1) On Monday, Manchester City faced a difficult away game against one of their Premier League title rivals. They were not at their best, but still managed to deservedly beat Tottenham.
Five days later, Liverpool were about to repeat the feat. It would have been a huge win, proof that anything the reigning champions can do, they could do even better. But while proudly attempting what would have been a statement victory, they stumbled over their words.
This is not a bad result by any means. Arsenal are a fine side, and their relatively poor standard of opposition over this unbeaten run has masked just how good they are. But in light of City’s success earlier in the week, it cannot possibly be viewed as a good result.
The two favourites to win the Premier League title both travelled to north London this week; only one returned with three points. Liverpool showed why they are not quite on City’s level just yet, despite being awfully close.
2) Which is not to denigrate Arsenal, who calmly listened to the critics scoffing at victories over Cardiff, Brentford, Blackpool and Qarabag being painted as signs of great progress under Unai Emery. The 2-2 draw with Crystal Palace was supposed to be the Gunners reverting to the mean; this proved it was anything but.
Arsenal were fully deserving of their point and, for once, did not have to rely on a second-half renaissance. They held their own in the first half when many expected them to crumble, overcoming the press and exerting a control on the game that has been sorely lacking at times this season.
If beating the Premier League’s weaker kids in between thrashing League One sides and European minnows was a sign that little had actually changed since the days of Arsene Wenger, this was proof that Emery’s revolution is in full swing. After defeats against Manchester City and Chelsea in their opening two games, here was proof that Arsenal have taken back their seat at the top table by force.
3) This was perhaps unfairly expected to be a showcase of forward-thinking flair, considering the sheer weight of attacking brilliance on both teams. Arsenal and Liverpool know how to get the absolute best out of their absolute best players, and both insist on forcing their own style of play on an opponent instead of trying to exploit any particular weaknesses.
So it was curious to see that while the game started at a frantic pace, little actually happened. Both teams seemed to fall over each other scrambling for a foothold without ever actually threatening. They had one shot apiece in the opening 12 minutes, with defences dominating.
In the following 13 minutes there were four shots each, and the first half ended with Arsenal having nine shots to Liverpool’s four as the forwards took hold. But it was nice to see both approaching the game more tactically at first, as opposed to simply diving into the pool headfirst with their usual lack of caution.
4) Arsenal had the first real chances. Alexandre Lacazette forced an early save from Alisson, while Pierre-Emerick Aubameyang might have tested the Brazilian soon after. Joe Gomez’s late interception spared the goalkeeper from getting his gloves any dirtier.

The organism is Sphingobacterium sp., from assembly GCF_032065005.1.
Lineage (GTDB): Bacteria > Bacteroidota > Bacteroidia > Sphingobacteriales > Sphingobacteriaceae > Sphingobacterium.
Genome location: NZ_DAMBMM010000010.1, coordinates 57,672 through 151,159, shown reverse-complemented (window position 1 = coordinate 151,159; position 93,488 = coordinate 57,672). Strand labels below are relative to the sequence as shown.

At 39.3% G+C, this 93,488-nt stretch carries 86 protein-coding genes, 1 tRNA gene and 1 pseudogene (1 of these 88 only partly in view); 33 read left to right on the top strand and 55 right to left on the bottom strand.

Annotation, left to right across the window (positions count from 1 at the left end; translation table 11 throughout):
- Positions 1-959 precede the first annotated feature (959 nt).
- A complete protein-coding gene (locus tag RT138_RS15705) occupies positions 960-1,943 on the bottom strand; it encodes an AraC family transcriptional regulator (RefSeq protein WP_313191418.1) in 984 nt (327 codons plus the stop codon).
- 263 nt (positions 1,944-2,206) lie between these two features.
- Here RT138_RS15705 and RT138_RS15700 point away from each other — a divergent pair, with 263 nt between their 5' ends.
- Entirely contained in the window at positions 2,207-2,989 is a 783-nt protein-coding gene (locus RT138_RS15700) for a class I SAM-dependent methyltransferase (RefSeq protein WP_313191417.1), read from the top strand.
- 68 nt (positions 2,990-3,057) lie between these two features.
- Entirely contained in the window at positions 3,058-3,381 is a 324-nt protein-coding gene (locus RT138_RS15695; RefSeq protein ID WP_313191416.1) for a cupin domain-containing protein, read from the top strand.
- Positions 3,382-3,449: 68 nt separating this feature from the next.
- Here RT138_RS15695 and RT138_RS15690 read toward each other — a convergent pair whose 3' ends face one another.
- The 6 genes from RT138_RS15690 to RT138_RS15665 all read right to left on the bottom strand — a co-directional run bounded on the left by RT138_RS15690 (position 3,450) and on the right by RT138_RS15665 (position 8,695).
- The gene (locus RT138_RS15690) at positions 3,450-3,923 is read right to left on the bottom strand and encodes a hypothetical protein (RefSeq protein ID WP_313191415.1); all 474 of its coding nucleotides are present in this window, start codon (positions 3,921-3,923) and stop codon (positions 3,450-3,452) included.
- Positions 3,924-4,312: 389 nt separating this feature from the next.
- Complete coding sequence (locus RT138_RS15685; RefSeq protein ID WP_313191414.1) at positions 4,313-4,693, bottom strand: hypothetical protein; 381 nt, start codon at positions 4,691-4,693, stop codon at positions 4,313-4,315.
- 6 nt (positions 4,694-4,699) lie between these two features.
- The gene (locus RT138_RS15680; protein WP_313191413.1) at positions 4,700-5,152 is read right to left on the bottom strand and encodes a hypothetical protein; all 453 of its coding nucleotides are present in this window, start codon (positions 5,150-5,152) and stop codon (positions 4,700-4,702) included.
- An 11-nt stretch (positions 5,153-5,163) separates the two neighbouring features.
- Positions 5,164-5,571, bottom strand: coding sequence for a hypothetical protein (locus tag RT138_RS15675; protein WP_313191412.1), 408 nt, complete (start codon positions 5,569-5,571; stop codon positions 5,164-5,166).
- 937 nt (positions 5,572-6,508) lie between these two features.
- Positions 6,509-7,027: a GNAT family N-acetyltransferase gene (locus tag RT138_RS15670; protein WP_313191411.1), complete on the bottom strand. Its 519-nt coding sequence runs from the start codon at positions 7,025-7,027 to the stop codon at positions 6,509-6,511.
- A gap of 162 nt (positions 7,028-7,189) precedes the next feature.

It was the first sign of a potential Liverpool weakness, as the attack had developed down their right-hand side. Gomez had to come across to cover for Trent Alexander-Arnold, who had completely lost his bearings. He retained his place at right-back, but is still showing the sort of form that saw him dropped against Manchester City last month.
The 20-year-old never looked comfortable, and Arsenal might regret not exploiting him more. The equaliser came down his flank, and Jurgen Klopp clearly noted his struggles: Milner was moved out to the right-hand side to support him in the second half.
Indeed, Klopp’s initial plan might never have included Alexander-Arnold starting. Dejan Lovren was ruled out through injury before the game, meaning Gomez had to stay at centre-half instead of being pushed out to the right. Alexander-Arnold is still young and has boundless potential, but his place in the starting XI is a precarious one.
5) In the 16th minute, Mkhitaryan almost opened the scoring. He was unmarked, found by Hector Bellerin’s cross, but his header crept wide of the post.
In the 45th minute, Van Dijk almost opened the scoring. He was unmarked, found by James Milner’s cross, but his header stumbled into the post and away to safety.
On both occasions, the attacking player was flattened by the opposition goalkeeper within seconds of their shot being taken. Just as Alisson had raced off his line to thwart the danger, Bernd Leno offered his best impression of the Brazilian on the stroke of half-time. Andre Marriner dismissed neither penalty claim; no appeal was made.
Goalkeepers benefit from a curious amount of protection, and when surrounded by opponents at a corner, that is understandable. But it hardly seems fair that they can charge so carelessly into a situation to defuse it so dangerously. Just because the attacking player manages to take a shot, that does not make them fair game for any defensive player.